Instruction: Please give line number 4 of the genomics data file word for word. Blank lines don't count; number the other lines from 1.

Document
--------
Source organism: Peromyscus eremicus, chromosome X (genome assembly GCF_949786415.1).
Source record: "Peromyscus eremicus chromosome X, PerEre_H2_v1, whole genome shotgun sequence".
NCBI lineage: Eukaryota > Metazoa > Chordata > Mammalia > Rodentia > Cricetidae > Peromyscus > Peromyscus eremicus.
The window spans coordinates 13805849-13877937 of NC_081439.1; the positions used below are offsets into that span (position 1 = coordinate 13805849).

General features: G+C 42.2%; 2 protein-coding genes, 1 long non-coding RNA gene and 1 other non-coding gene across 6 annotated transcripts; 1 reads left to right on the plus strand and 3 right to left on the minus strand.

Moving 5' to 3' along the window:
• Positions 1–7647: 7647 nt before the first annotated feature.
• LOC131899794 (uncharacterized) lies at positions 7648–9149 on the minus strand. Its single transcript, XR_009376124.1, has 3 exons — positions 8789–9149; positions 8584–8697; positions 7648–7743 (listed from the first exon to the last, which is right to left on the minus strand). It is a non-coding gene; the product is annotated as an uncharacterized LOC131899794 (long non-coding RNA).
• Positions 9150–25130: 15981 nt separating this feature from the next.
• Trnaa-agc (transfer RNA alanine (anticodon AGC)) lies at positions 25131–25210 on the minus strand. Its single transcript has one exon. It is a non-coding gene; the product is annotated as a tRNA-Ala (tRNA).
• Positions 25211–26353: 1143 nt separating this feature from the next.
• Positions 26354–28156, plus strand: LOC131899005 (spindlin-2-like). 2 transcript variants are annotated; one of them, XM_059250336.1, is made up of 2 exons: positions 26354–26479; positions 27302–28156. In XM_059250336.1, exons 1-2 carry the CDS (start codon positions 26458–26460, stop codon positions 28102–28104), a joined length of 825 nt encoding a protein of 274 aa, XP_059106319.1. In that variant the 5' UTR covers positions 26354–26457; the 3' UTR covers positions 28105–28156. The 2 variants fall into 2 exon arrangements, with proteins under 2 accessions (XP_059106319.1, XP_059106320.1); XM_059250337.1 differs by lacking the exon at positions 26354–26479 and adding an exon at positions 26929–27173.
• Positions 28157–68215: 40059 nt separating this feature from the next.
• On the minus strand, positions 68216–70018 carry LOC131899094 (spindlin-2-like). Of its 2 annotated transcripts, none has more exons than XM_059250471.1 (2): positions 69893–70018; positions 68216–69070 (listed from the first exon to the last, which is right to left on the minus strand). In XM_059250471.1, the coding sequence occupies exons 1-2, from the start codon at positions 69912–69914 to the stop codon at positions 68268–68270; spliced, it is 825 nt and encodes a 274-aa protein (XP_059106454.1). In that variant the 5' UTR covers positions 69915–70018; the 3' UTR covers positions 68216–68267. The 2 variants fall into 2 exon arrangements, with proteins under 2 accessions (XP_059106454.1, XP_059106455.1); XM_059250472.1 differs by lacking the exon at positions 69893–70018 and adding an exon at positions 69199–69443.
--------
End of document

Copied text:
The window spans coordinates 13805849-13877937 of NC_081439.1; the positions used below are offsets into that span (position 1 = coordinate 13805849).